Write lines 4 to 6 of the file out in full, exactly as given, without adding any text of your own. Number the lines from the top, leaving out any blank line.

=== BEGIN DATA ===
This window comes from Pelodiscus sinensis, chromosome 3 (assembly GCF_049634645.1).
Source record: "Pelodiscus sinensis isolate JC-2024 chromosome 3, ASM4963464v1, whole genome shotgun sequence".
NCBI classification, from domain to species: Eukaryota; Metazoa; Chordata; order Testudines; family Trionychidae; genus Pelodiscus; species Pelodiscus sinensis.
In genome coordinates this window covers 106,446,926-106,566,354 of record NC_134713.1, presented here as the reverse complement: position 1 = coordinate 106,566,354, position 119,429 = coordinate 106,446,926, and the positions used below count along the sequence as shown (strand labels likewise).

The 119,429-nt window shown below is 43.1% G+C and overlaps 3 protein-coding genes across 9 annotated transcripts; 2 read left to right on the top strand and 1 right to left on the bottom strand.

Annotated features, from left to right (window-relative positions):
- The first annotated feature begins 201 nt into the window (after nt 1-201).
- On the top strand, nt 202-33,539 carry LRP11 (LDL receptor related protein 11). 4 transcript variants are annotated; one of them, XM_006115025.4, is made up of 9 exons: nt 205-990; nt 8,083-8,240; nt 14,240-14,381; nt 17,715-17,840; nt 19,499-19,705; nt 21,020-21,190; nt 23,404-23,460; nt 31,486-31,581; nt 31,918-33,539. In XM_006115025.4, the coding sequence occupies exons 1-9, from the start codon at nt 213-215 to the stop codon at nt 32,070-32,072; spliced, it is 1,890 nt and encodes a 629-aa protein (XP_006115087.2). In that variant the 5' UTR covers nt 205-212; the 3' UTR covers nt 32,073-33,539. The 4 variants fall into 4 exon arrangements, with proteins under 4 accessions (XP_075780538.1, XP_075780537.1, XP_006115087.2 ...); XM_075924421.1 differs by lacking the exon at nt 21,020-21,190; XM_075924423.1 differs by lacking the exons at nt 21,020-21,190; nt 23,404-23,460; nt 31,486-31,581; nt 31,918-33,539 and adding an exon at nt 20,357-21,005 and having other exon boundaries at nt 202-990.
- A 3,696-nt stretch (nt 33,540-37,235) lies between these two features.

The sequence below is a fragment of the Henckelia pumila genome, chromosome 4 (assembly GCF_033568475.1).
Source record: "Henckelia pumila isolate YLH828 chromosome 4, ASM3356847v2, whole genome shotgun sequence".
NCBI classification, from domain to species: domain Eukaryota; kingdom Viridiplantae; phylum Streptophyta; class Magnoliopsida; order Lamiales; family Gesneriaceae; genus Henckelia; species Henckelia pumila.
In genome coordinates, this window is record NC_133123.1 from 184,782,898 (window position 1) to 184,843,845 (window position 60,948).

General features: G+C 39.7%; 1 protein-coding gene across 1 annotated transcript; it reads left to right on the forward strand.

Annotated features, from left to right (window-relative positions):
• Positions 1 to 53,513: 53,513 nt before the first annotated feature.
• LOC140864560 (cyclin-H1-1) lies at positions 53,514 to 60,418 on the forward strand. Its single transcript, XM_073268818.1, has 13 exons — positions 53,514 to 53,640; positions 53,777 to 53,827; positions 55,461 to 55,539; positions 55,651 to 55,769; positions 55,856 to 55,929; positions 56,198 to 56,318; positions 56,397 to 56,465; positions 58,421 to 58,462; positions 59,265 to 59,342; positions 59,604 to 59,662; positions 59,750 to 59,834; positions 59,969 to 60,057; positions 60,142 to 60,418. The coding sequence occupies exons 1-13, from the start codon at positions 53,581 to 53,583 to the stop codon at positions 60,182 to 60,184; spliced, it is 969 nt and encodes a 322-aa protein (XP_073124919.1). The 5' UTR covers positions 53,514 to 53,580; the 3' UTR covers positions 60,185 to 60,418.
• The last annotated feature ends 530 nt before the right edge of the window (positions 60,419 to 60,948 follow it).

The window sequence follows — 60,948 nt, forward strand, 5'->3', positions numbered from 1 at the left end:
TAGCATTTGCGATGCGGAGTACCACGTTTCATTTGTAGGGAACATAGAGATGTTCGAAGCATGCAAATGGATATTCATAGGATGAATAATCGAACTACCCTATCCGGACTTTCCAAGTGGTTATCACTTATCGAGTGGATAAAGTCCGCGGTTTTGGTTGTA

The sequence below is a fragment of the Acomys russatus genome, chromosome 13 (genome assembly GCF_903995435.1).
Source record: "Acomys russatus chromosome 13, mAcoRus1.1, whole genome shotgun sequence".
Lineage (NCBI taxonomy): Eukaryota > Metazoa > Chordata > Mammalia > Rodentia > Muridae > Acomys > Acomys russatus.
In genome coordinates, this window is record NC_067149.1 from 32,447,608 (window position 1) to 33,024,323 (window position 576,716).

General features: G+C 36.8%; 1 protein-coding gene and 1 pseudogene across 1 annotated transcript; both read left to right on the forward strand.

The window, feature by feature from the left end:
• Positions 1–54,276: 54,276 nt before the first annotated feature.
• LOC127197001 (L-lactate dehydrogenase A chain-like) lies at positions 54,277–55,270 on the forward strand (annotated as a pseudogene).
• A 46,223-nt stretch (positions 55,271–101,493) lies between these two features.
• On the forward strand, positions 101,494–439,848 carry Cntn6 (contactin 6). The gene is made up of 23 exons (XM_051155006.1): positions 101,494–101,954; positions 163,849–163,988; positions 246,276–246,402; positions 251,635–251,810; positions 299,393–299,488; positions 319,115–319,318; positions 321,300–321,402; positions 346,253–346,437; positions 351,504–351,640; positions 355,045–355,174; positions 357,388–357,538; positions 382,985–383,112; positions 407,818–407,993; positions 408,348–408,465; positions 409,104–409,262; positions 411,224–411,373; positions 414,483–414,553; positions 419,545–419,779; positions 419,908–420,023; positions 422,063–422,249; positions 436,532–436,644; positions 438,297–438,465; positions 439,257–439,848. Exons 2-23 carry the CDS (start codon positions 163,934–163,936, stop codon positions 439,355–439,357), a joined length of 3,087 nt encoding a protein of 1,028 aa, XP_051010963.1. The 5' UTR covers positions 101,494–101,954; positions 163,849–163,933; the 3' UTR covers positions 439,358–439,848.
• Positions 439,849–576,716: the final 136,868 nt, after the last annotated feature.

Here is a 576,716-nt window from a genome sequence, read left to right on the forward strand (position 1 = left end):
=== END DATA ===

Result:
In genome coordinates this window covers 106,446,926-106,566,354 of record NC_134713.1, presented here as the reverse complement: position 1 = coordinate 106,566,354, position 119,429 = coordinate 106,446,926, and the positions used below count along the sequence as shown (strand labels likewise).

The 119,429-nt window shown below is 43.1% G+C and overlaps 3 protein-coding genes across 9 annotated transcripts; 2 read left to right on the top strand and 1 right to left on the bottom strand.

Annotated features, from left to right (window-relative positions):